anyway? Far too old. They’ll probably say I spend too much of my
time and money on the wrong things”, goes the reasoning.
Parents fear the son or daughter won’t be able to cope
and the children, in turn, assume parents won’t understand just
how full and absorbing life can be. Young people find it hard to
imagine their parents having a youth. But most of us can
remember some of the fun, the risks, the thrills and the
With the emptiness comes the challenge. The couple now
face meals alone together as the norm rather than a novelty.
They have the choice of where to go and what to do with their
time. They have the remote control back. The trap can be that
they do nothing to reclaim their home to re-establish it as
theirs, choosing instead to carry on as though nothing has
Something very significant has happened. It is
time to make adjustments that give a couple the chance to change
the old pattern of doing things and introduce new activities and
routines that centre around the couple alone, encouraging them
to find new pleasure in each other’s company.
For Edie, the wife and mother in Second Honeymoon,
her grief at losing motherhood and her sense of purpose appears
unending. She seems inconsolable. But with time and the patient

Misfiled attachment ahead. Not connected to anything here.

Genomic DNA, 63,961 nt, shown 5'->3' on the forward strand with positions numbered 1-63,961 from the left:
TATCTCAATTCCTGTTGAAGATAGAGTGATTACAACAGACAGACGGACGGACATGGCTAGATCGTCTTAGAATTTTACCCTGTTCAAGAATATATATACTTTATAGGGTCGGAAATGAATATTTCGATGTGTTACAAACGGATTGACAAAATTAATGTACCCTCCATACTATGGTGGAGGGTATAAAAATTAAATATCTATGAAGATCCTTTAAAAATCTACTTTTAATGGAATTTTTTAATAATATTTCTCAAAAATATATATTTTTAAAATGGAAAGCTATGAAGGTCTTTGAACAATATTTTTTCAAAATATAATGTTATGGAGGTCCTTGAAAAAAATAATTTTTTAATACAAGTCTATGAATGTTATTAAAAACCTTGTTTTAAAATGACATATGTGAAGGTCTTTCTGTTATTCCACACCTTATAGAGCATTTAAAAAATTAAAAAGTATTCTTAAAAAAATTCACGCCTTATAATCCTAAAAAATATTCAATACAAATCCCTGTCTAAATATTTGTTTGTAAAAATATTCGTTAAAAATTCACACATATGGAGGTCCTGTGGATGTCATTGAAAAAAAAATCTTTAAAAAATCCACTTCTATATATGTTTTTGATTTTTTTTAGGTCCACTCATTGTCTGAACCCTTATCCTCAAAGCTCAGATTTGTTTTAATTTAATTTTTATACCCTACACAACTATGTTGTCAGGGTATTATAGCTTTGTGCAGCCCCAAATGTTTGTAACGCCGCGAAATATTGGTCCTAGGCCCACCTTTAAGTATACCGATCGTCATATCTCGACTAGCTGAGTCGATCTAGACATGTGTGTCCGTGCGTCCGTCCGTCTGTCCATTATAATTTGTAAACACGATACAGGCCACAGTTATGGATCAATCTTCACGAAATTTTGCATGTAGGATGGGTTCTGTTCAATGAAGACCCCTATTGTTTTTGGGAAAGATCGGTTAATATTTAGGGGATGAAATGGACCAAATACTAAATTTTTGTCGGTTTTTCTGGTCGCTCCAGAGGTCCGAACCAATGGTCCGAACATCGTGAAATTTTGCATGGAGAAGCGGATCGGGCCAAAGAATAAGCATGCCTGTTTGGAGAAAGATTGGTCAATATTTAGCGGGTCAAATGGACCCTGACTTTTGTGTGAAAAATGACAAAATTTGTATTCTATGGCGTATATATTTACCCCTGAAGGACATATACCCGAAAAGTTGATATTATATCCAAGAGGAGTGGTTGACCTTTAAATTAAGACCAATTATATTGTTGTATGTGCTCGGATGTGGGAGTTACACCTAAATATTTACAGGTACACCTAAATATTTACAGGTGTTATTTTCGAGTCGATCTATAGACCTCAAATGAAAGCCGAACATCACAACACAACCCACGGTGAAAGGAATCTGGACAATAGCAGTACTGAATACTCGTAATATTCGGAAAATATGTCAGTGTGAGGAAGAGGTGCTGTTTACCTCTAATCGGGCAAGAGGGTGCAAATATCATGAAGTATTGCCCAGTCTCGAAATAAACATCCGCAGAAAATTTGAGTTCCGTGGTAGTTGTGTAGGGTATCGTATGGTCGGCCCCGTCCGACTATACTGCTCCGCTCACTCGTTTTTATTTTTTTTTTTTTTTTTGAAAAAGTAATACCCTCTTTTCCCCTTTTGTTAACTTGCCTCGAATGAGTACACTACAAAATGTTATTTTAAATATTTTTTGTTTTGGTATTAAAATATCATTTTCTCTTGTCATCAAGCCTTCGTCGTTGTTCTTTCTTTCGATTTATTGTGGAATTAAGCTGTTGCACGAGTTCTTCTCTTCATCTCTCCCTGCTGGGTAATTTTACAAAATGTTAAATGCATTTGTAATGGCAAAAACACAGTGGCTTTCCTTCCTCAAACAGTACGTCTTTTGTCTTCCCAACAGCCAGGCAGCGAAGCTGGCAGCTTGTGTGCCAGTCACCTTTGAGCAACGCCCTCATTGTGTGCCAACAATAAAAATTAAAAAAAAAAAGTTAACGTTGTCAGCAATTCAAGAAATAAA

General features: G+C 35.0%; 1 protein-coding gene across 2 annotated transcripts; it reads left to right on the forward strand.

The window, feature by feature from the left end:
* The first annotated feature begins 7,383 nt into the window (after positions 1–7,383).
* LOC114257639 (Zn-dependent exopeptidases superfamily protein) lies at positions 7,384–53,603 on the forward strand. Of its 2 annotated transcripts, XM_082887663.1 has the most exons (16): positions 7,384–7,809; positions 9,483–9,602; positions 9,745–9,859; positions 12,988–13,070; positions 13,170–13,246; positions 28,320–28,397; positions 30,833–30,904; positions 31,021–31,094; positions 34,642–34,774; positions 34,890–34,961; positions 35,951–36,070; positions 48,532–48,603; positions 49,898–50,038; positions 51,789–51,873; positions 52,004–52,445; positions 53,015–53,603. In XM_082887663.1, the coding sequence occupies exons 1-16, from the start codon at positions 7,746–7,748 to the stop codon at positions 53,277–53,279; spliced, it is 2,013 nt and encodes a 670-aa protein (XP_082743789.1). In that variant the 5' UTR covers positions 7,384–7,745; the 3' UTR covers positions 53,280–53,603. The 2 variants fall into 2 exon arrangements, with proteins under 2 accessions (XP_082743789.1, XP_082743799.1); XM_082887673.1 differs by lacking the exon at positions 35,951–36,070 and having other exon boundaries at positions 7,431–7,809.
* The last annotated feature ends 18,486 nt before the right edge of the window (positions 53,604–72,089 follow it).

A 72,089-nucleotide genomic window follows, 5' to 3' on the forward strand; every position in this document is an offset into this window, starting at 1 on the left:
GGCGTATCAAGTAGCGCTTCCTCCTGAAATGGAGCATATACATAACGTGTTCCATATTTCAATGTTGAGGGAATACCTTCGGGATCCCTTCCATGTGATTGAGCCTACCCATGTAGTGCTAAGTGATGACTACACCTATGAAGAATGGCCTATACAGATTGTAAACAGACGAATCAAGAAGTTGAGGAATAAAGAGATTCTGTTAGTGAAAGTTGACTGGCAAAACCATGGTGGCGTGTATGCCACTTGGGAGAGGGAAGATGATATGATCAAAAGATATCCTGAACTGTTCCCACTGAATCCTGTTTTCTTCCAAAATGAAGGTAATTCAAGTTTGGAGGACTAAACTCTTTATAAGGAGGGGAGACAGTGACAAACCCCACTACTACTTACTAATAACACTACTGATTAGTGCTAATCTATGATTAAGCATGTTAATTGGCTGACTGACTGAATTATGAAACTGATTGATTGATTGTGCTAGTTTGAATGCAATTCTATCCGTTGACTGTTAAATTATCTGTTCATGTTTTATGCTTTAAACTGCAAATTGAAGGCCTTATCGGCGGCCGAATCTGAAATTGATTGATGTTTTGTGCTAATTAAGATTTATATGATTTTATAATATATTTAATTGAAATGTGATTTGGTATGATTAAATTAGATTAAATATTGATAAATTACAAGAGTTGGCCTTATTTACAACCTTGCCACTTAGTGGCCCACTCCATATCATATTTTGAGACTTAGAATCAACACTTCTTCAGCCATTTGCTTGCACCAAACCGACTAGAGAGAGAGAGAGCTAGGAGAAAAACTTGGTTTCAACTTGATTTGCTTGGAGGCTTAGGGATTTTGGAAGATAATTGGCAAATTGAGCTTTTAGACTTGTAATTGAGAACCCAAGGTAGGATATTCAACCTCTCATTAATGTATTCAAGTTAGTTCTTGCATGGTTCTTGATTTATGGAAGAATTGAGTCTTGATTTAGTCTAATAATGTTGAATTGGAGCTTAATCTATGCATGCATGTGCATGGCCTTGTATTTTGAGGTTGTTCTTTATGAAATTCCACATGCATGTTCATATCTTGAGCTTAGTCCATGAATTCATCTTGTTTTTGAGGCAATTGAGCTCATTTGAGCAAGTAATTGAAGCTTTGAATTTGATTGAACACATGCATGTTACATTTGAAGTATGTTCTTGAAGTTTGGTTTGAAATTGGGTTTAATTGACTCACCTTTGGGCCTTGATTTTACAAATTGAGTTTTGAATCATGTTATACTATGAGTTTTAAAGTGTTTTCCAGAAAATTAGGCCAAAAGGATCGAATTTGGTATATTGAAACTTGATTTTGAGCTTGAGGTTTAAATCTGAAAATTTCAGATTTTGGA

acceptance of her steadfast, if sometimes sad and bemused,
husband, she eventually reaches a point where she is able to
acknowledge that the children really are independent, that she
no longer needs them around her to define who she is. She can go
back to her former career, and, ultimately, and can even bear to
part with the family house.
Discussing her inspiration for this novel Joanna Trollope
explains, “The young leaving home now are in such a different
situation from their parents and grandparents, and the world
is a more complicated and alarming place, bedeviled by infinite
choice, than it used to be, never mind the impossibility of
buying somewhere to live.
“I also think that because of the greater (and in my view to
be applauded!) informality in families now, the ‘loss’ of
children can be a wrenching thing, especially for women who,
working or not, have to surrender a powerful, vital,
society-approved role as well as the knowledge that they are so